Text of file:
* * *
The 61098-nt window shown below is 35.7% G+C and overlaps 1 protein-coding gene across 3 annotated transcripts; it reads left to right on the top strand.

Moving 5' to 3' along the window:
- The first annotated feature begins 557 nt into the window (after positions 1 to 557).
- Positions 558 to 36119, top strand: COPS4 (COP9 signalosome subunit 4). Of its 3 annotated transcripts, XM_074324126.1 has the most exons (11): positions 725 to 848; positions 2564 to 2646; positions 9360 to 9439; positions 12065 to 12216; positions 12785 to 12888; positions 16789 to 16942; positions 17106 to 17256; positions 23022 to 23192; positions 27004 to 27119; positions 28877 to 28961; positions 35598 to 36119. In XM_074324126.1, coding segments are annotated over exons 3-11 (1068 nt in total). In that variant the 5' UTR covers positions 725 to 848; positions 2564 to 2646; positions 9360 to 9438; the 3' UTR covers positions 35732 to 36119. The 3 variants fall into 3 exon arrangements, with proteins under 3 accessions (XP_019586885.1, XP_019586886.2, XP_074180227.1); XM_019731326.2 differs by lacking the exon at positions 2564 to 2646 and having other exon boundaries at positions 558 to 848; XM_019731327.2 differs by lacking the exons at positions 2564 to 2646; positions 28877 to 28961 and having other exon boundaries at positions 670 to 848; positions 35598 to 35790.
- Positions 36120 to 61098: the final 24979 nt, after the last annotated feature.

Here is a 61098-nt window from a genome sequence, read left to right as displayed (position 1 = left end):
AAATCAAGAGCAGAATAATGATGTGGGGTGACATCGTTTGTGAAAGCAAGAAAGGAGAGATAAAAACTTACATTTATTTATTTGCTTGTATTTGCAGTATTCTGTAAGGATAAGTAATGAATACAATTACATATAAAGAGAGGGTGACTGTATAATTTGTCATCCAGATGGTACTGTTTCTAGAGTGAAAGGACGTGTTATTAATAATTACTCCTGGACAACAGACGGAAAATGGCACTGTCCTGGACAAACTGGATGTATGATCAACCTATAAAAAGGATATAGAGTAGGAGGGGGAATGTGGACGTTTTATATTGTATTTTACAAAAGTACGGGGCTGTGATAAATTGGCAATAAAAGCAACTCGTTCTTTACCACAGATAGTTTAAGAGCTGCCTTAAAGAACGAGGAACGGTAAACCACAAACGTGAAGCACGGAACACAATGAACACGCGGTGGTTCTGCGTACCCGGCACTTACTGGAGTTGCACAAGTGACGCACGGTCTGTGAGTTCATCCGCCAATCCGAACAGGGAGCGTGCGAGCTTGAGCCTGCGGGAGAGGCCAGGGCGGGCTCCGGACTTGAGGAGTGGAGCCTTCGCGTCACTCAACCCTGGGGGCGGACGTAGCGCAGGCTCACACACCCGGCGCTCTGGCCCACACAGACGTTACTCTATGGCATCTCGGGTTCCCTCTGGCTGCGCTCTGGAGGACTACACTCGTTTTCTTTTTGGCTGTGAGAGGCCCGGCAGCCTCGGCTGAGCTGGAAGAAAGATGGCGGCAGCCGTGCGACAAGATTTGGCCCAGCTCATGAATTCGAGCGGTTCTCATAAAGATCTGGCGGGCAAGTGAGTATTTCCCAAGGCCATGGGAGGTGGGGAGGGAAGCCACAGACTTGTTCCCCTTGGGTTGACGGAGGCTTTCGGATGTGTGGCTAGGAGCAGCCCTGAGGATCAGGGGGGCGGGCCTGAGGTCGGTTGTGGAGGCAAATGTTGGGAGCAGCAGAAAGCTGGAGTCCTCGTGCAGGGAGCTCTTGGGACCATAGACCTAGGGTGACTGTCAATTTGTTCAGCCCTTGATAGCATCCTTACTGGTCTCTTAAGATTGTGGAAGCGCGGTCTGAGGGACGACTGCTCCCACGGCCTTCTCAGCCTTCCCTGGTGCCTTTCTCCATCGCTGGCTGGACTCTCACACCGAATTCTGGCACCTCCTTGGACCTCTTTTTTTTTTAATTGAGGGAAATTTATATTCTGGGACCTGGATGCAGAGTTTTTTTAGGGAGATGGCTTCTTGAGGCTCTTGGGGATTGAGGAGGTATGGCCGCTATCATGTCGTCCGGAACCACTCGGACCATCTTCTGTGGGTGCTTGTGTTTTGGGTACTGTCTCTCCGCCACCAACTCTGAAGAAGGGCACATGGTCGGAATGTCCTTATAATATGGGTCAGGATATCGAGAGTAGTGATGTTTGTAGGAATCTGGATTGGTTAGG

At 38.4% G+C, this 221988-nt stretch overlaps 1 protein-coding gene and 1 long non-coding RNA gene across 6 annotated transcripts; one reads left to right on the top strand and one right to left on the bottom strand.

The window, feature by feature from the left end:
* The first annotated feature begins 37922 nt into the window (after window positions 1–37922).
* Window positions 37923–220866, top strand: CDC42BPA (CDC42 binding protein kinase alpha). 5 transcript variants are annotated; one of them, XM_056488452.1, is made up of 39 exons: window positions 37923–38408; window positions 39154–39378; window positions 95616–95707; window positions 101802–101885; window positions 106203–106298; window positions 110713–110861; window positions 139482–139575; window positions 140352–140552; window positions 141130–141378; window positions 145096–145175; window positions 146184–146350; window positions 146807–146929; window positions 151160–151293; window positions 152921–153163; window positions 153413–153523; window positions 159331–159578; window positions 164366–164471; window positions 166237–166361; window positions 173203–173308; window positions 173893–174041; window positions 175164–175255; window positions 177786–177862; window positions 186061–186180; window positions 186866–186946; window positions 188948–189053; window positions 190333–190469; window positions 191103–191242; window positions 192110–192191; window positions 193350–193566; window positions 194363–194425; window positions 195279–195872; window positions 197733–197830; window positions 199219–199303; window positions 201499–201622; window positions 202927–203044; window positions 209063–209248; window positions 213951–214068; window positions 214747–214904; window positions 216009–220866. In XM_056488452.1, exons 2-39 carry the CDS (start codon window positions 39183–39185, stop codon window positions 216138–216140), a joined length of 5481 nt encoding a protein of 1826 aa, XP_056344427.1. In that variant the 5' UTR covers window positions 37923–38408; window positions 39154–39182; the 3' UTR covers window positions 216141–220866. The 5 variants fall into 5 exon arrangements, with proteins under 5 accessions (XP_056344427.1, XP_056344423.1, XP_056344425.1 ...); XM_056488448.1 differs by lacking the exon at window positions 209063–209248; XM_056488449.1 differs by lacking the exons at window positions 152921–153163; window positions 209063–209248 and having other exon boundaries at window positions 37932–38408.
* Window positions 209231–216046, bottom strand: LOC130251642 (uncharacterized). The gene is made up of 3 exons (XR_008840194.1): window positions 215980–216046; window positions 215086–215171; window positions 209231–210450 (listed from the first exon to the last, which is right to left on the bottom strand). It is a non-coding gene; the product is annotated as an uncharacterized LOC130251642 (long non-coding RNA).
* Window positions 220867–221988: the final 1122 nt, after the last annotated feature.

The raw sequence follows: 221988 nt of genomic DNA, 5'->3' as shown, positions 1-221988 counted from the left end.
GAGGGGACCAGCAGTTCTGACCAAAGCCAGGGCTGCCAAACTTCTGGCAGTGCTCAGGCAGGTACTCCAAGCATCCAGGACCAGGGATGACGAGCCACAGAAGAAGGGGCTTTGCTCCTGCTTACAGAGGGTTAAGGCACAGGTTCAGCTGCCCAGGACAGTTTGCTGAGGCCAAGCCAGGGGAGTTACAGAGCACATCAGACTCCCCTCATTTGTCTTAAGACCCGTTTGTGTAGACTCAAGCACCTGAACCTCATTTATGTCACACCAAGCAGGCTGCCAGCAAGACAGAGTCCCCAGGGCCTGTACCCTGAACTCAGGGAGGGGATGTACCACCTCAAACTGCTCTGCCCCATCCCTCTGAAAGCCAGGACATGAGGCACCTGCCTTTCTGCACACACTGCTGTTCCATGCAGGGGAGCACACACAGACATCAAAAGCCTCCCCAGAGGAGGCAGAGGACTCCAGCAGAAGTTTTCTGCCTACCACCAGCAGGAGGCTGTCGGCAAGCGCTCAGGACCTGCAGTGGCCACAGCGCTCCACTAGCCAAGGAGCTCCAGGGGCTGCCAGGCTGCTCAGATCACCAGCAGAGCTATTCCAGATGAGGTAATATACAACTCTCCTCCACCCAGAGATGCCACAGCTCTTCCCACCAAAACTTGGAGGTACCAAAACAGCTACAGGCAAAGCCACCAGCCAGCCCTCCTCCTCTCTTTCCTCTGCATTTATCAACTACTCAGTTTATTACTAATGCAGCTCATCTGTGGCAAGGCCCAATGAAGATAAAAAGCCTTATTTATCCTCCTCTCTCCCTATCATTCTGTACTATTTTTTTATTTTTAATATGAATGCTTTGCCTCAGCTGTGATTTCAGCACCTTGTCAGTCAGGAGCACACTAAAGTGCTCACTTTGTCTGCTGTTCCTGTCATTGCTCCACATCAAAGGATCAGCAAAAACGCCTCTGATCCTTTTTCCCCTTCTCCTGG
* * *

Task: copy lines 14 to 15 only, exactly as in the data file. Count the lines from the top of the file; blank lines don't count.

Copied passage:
The raw sequence follows: 221988 nt of genomic DNA, 5'->3' as shown, positions 1-221988 counted from the left end.
GAGGGGACCAGCAGTTCTGACCAAAGCCAGGGCTGCCAAACTTCTGGCAGTGCTCAGGCAGGTACTCCAAGCATCCAGGACCAGGGATGACGAGCCACAGAAGAAGGGGCTTTGCTCCTGCTTACAGAGGGTTAAGGCACAGGTTCAGCTGCCCAGGACAGTTTGCTGAGGCCAAGCCAGGGGAGTTACAGAGCACATCAGACTCCCCTCATTTGTCTTAAGACCCGTTTGTGTAGACTCAAGCACCTGAACCTCATTTATGTCACACCAAGCAGGCTGCCAGCAAGACAGAGTCCCCAGGGCCTGTACCCTGAACTCAGGGAGGGGATGTACCACCTCAAACTGCTCTGCCCCATCCCTCTGAAAGCCAGGACATGAGGCACCTGCCTTTCTGCACACACTGCTGTTCCATGCAGGGGAGCACACACAGACATCAAAAGCCTCCCCAGAGGAGGCAGAGGACTCCAGCAGAAGTTTTCTGCCTACCACCAGCAGGAGGCTGTCGGCAAGCGCTCAGGACCTGCAGTGGCCACAGCGCTCCACTAGCCAAGGAGCTCCAGGGGCTGCCAGGCTGCTCAGATCACCAGCAGAGCTATTCCAGATGAGGTAATATACAACTCTCCTCCACCCAGAGATGCCACAGCTCTTCCCACCAAAACTTGGAGGTACCAAAACAGCTACAGGCAAAGCCACCAGCCAGCCCTCCTCCTCTCTTTCCTCTGCATTTATCAACTACTCAGTTTATTACTAATGCAGCTCATCTGTGGCAAGGCCCAATGAAGATAAAAAGCCTTATTTATCCTCCTCTCTCCCTATCATTCTGTACTATTTTTTTATTTTTAATATGAATGCTTTGCCTCAGCTGTGATTTCAGCACCTTGTCAGTCAGGAGCACACTAAAGTGCTCACTTTGTCTGCTGTTCCTGTCATTGCTCCACATCAAAGGATCAGCAAAAACGCCTCTGATCCTTTTTCCCCTTCTCCTGG